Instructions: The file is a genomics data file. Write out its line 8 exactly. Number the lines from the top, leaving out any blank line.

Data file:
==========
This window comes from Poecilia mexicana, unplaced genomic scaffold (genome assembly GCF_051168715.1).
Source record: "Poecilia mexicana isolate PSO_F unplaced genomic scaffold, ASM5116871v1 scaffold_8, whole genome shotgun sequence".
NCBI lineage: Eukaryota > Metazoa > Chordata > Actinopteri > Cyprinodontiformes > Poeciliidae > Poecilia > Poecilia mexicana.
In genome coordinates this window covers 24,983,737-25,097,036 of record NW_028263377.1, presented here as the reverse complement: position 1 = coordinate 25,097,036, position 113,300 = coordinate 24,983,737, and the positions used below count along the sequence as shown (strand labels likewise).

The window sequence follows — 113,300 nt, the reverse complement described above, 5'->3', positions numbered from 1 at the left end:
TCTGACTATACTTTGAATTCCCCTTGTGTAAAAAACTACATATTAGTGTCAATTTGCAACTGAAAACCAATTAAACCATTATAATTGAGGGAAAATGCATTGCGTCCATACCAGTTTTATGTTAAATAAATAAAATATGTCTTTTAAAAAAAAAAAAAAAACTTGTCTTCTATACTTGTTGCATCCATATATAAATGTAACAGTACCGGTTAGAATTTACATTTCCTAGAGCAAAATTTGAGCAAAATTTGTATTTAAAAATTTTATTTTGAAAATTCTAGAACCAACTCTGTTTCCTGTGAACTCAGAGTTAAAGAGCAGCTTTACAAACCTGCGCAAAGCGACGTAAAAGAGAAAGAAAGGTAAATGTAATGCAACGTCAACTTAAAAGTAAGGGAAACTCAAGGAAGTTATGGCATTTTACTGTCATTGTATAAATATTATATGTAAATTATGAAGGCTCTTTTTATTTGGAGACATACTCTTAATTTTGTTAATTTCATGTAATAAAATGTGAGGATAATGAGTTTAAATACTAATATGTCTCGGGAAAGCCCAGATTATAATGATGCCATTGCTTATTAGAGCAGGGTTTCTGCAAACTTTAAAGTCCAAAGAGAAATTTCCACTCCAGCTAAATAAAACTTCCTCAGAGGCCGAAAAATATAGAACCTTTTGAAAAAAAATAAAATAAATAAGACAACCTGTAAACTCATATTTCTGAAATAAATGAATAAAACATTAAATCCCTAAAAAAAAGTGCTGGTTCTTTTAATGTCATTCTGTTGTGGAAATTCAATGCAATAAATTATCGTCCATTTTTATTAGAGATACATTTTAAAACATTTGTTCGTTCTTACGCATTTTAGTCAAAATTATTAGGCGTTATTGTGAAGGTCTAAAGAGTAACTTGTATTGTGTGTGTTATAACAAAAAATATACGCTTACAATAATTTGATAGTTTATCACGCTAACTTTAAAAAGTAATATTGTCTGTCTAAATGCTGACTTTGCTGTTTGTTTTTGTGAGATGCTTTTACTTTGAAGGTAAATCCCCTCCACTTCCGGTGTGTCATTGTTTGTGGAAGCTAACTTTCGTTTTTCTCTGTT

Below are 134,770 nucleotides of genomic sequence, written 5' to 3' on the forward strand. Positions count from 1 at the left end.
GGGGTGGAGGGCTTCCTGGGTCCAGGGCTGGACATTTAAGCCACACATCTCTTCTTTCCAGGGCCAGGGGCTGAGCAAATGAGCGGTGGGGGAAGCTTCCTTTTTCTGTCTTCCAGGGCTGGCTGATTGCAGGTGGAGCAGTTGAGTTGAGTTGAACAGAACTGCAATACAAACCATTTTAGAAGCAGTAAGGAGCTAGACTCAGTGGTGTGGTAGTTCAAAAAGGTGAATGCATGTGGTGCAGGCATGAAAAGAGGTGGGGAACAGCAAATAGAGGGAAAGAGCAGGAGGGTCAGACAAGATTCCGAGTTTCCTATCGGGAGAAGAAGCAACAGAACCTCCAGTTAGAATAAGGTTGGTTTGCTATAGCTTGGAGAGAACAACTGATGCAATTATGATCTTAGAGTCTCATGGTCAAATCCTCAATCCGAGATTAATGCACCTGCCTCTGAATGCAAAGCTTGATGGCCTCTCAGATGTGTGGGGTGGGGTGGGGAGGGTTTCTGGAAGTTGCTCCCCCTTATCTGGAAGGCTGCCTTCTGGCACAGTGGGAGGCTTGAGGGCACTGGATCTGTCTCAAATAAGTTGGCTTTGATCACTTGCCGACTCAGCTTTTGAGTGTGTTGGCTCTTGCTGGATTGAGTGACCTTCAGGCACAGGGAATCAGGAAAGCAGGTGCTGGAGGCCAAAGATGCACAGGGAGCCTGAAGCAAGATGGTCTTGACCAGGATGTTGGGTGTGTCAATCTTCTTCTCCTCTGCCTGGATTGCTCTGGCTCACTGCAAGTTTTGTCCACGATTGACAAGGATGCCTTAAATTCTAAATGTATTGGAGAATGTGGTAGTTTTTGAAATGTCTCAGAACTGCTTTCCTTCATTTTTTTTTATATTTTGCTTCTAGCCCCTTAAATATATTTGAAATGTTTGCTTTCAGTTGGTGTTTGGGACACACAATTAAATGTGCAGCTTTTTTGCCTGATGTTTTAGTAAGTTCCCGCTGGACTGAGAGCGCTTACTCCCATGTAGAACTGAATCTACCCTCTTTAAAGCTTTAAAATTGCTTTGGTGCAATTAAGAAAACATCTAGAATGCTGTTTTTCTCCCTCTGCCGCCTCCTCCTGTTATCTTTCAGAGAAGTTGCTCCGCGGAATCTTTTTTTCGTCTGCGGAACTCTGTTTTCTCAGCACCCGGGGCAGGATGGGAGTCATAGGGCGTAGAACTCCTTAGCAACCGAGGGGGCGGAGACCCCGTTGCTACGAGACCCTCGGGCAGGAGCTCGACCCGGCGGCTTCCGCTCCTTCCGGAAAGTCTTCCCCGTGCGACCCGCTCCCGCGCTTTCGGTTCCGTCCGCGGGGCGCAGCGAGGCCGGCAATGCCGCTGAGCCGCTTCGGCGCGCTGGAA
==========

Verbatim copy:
GGGGTGGAGGGCTTCCTGGGTCCAGGGCTGGACATTTAAGCCACACATCTCTTCTTTCCAGGGCCAGGGGCTGAGCAAATGAGCGGTGGGGGAAGCTTCCTTTTTCTGTCTTCCAGGGCTGGCTGATTGCAGGTGGAGCAGTTGAGTTGAGTTGAACAGAACTGCAATACAAACCATTTTAGAAGCAGTAAGGAGCTAGACTCAGTGGTGTGGTAGTTCAAAAAGGTGAATGCATGTGGTGCAGGCATGAAAAGAGGTGGGGAACAGCAAATAGAGGGAAAGAGCAGGAGGGTCAGACAAGATTCCGAGTTTCCTATCGGGAGAAGAAGCAACAGAACCTCCAGTTAGAATAAGGTTGGTTTGCTATAGCTTGGAGAGAACAACTGATGCAATTATGATCTTAGAGTCTCATGGTCAAATCCTCAATCCGAGATTAATGCACCTGCCTCTGAATGCAAAGCTTGATGGCCTCTCAGATGTGTGGGGTGGGGTGGGGAGGGTTTCTGGAAGTTGCTCCCCCTTATCTGGAAGGCTGCCTTCTGGCACAGTGGGAGGCTTGAGGGCACTGGATCTGTCTCAAATAAGTTGGCTTTGATCACTTGCCGACTCAGCTTTTGAGTGTGTTGGCTCTTGCTGGATTGAGTGACCTTCAGGCACAGGGAATCAGGAAAGCAGGTGCTGGAGGCCAAAGATGCACAGGGAGCCTGAAGCAAGATGGTCTTGACCAGGATGTTGGGTGTGTCAATCTTCTTCTCCTCTGCCTGGATTGCTCTGGCTCACTGCAAGTTTTGTCCACGATTGACAAGGATGCCTTAAATTCTAAATGTATTGGAGAATGTGGTAGTTTTTGAAATGTCTCAGAACTGCTTTCCTTCATTTTTTTTTATATTTTGCTTCTAGCCCCTTAAATATATTTGAAATGTTTGCTTTCAGTTGGTGTTTGGGACACACAATTAAATGTGCAGCTTTTTTGCCTGATGTTTTAGTAAGTTCCCGCTGGACTGAGAGCGCTTACTCCCATGTAGAACTGAATCTACCCTCTTTAAAGCTTTAAAATTGCTTTGGTGCAATTAAGAAAACATCTAGAATGCTGTTTTTCTCCCTCTGCCGCCTCCTCCTGTTATCTTTCAGAGAAGTTGCTCCGCGGAATCTTTTTTTCGTCTGCGGAACTCTGTTTTCTCAGCACCCGGGGCAGGATGGGAGTCATAGGGCGTAGAACTCCTTAGCAACCGAGGGGGCGGAGACCCCGTTGCTACGAGACCCTCGGGCAGGAGCTCGACCCGGCGGCTTCCGCTCCTTCCGGAAAGTCTTCCCCGTGCGACCCGCTCCCGCGCTTTCGGTTCCGTCCGCGGGGCGCAGCGAGGCCGGCAATGCCGCTGAGCCGCTTCGGCGCGCTGGAA